Towers of Support
Towers of Support is a support group for residents of Exhibition Street’s Regency Towers. Through the group, residents who are not well or are temporarily incapacitated can receive short term support from other residents. Smart Blocks recently spoke with Maureen Capp, who initiated the program, to provide inspiration and advice for other apartment block residents interested in initiating something similar.
In 2001, whilst three women residents of Regency Towers were having coffee, the idea was floated of creating a women’s group for the apartment block. Maureen Capp was elected co-ordinator for the group. The idea developed momentum and thirty five women attended the first women’s group event. Eventually the group became a social group for men and women, involving regular functions to create good will in the community. Towers of Support emerged as a sub-committee of this social group.
“It’s been incredibly valuable,” says Maureen. “We once had a lady in bed after foot surgery. The support group was able to let her visitors in through security, or pick up her medication, mail and any shopping for her.”
“Another time, a resident had a broken wrist and someone from the group was able to help her around the house. Other times it’s just that someone forgot their swipe card or key.”
Towers of Support is for short term support, not for long term care. After paying the once-off $5 joining fee, residents receive a card with phone numbers of other residents they can call if they need support. And there’s an important ‘no gossip’ policy, so after having supported a fellow resident through an incident, support group members are able to debrief with the Tower of Support coordinator, but aren’t to discuss the matter beyond that.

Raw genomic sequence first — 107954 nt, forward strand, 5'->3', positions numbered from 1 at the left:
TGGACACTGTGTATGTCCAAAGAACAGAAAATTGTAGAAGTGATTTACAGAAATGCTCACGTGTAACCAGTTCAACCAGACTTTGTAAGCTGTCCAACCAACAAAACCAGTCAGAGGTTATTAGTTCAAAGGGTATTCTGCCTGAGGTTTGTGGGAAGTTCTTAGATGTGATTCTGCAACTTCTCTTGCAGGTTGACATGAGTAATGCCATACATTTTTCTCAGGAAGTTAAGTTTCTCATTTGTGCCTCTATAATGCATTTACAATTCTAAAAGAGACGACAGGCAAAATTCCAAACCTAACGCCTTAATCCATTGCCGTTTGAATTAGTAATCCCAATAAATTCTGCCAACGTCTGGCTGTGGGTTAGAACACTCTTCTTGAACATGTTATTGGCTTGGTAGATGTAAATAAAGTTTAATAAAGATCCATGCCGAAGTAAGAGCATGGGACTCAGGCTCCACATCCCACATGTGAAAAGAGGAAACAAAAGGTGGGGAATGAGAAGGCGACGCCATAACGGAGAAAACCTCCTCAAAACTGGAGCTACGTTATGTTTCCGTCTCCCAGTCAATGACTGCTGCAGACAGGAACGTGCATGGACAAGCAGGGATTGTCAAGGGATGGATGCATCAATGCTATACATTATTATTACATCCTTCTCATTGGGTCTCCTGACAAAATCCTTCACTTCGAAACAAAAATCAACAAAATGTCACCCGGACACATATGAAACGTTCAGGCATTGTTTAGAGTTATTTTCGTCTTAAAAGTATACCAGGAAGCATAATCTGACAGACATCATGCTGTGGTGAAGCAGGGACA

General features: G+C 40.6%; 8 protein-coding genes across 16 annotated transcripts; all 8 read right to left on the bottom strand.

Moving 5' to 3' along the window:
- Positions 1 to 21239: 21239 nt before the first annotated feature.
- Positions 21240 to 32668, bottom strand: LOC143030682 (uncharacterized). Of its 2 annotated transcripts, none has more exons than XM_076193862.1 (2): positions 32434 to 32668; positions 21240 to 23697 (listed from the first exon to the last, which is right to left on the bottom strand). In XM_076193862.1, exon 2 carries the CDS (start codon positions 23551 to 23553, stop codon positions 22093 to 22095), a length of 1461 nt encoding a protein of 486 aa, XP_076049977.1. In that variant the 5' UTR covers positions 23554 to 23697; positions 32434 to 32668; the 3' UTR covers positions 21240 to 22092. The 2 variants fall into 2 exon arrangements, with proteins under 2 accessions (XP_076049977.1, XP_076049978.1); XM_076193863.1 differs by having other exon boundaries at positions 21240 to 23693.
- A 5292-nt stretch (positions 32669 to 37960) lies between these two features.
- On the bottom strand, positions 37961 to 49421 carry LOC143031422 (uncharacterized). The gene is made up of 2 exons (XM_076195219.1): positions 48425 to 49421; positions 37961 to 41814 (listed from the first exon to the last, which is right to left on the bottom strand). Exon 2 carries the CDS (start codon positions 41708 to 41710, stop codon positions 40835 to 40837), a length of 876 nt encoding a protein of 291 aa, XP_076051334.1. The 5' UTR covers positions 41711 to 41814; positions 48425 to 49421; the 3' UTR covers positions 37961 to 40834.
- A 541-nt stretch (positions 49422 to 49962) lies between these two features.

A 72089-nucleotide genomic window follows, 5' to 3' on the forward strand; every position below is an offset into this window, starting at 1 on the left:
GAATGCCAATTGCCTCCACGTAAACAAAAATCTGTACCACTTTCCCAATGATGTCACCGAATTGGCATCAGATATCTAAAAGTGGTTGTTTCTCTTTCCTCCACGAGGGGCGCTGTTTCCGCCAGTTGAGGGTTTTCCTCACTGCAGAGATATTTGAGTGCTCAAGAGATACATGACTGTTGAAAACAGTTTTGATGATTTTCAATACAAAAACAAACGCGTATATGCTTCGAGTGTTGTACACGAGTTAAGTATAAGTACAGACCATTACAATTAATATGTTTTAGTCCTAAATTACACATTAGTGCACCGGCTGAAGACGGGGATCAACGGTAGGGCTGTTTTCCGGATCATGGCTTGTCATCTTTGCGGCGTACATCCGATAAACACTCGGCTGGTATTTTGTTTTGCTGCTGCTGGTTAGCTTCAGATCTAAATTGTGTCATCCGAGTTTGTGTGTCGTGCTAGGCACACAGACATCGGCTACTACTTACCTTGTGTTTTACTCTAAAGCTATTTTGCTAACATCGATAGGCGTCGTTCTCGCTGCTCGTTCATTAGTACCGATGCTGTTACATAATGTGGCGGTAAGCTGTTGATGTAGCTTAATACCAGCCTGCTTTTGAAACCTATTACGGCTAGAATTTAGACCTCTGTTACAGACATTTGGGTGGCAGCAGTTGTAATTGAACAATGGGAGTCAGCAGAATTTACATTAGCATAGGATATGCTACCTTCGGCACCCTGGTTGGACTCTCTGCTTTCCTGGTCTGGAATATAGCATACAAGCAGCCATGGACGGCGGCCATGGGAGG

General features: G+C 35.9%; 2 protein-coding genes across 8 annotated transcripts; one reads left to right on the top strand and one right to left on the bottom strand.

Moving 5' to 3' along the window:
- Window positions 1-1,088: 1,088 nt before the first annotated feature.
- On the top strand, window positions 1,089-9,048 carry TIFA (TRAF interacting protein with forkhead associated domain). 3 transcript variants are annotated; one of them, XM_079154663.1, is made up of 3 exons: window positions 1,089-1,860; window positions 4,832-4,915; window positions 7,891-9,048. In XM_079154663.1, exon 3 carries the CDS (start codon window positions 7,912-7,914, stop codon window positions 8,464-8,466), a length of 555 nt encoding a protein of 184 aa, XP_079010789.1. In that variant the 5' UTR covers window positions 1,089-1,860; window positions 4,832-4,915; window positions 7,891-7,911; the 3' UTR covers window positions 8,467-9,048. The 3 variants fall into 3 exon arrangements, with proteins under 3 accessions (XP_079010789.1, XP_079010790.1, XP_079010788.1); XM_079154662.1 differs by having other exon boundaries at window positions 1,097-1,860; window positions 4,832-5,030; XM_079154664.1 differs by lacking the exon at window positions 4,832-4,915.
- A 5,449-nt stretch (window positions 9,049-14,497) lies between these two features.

Maureen herself has benefitted from the support group when her husband collapsed at the breakfast table.
“There are four elevators in the building,” Maureen explains, “but only one of them can fit an ambulance trolley. All Towers of Support group members are trained in locking off the appropriate lift so the ambulance trolley could get to Maureen’s apartment without delay.”
In terms of advice for residents wanting to set up something similar in their apartment block, Maureen says you need a committed person with managerial skills, or even a group of residents, to drive something like Towers of Support. The group has existed for 14 years now, with the number of residents involved ebbing and flowing over the years. At its peak, the group had 120 members in the block of 220 apartments. Some residents even report having bought their apartment at Regency Towers because they knew about the support group.
According to Maureen, Towers of Support has really strengthened the sense of community, belonging and care in the apartment block. If people are inspired by the concept but daunted by the idea of establishing such a group, Maureen suggests that one of the most important steps you can take is simply talking with people in the lift or in the corridors. Creating a friendly atmosphere is the first step to enhancing the sense of community and care in an apartment block.